For the last 10 years, the Rural Monitor
has looked at issues of importance to rural
America—cover story topics have included rural
workforce, rural elderly, health promotion programs,
rural EMS, rural AIDS, the meth crisis and rural
veterans. (For a complete list, see the issues archive
for The Rural
Monitor). The approach we've taken has been to look
at the myriad challenges facing people in rural areas,
and how those challenges have been met by particular
communities and organizations.
Of all the cover story topics covered in our past 39
issues, five have made recurring appearances: care
coordination, health promotion, housing, HIT and
workforce. In this ten-year anniversary issue, we are
focusing on the first three of these, re-examining and
providing updates on some of the organizations we have
covered in the past. (HIT and workforce will be examined
in a future issue on changes coming with implementation
of the Affordable Care Act.)
Care coordination has come into sharper
focus because it can help keep down the costs of medical
care for patients and providers, by preventing
duplication of services or unnecessary services.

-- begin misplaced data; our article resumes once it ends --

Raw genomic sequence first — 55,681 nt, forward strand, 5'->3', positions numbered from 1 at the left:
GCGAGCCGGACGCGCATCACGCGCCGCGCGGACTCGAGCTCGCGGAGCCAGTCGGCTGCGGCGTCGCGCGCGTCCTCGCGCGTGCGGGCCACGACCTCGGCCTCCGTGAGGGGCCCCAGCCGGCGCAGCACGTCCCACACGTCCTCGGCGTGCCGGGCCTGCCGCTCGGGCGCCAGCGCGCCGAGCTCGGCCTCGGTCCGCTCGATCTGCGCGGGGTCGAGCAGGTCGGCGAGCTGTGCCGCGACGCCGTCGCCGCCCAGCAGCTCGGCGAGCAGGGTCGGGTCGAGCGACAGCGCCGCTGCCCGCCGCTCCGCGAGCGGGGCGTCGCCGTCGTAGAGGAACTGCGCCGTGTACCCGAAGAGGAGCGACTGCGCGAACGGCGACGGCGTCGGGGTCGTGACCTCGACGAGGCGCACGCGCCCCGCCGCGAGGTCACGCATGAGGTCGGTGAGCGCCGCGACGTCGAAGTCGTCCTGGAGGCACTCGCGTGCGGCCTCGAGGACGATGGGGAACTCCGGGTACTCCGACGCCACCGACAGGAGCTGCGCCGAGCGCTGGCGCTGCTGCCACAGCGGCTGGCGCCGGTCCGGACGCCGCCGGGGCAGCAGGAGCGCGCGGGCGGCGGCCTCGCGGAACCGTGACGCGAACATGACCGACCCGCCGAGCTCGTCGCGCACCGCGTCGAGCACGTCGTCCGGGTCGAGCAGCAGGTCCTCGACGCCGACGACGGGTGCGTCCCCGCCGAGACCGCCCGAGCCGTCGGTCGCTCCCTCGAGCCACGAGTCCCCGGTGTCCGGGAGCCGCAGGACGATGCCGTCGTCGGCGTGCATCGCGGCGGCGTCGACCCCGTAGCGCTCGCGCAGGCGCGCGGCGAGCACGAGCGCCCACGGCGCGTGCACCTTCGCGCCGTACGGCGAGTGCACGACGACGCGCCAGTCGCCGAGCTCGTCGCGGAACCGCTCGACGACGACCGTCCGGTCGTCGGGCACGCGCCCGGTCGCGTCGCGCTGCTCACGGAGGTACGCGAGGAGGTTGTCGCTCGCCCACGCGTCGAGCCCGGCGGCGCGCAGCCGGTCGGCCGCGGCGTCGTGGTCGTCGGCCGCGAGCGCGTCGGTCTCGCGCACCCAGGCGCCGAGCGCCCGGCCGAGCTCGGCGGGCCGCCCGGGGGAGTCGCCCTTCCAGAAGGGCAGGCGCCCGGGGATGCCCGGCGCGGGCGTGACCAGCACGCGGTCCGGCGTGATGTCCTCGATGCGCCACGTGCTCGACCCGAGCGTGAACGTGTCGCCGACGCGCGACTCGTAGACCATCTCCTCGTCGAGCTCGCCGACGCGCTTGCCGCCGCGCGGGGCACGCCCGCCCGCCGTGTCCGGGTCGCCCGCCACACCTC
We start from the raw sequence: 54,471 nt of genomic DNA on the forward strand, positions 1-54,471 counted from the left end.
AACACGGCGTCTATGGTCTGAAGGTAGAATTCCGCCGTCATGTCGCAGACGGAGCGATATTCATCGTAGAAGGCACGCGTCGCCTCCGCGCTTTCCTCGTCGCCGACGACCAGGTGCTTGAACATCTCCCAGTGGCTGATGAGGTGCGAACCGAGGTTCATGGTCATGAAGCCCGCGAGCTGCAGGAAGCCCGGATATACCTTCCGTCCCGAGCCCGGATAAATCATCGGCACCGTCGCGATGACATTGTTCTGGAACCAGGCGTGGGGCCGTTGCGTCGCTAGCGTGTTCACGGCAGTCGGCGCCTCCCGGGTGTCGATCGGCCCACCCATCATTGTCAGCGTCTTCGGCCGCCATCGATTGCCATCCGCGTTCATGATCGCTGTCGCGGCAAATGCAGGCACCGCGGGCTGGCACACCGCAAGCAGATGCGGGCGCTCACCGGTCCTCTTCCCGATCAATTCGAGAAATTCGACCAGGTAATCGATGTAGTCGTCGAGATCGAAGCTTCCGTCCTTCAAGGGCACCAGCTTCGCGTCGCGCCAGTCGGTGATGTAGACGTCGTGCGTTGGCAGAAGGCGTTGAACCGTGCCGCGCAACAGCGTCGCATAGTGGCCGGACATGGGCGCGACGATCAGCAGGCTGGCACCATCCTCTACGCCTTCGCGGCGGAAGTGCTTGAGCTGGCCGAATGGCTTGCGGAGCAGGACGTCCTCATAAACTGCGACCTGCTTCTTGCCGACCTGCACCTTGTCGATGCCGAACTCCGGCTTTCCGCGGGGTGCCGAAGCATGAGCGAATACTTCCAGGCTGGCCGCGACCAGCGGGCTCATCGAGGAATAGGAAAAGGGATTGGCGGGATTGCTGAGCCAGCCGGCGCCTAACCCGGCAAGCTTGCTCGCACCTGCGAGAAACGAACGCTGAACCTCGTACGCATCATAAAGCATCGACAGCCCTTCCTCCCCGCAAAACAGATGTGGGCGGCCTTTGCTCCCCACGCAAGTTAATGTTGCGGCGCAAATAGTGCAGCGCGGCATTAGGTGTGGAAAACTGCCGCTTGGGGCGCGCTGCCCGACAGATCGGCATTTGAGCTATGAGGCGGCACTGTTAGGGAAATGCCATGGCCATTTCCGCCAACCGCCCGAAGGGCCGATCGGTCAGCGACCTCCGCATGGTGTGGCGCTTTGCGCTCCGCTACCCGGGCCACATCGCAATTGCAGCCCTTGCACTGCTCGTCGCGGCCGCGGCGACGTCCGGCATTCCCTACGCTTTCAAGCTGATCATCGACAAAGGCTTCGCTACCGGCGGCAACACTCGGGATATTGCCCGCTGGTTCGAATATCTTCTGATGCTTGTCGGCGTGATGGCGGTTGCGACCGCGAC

Health promotion has gained wider
interest with the First Lady's fitness and nutrition
campaigns. But in rural areas, health promotion has taken
on even greater urgency because rural residents are more
likely to be obese than residents in other parts of the
country. Housing for special
populations, such as veterans, the elderly and the
homeless, has become an increasing concern in rural areas
as their numbers continue to grow.
In addition, in this issue we update some of the other
stories we have covered, and ask experts their opinions
about significant changes in the last ten years regarding
rural health and human services—and about how
things might change in the next ten.
We hope you will enjoy this look back—and
forward, as well.
Back to: Winter 2013 Issue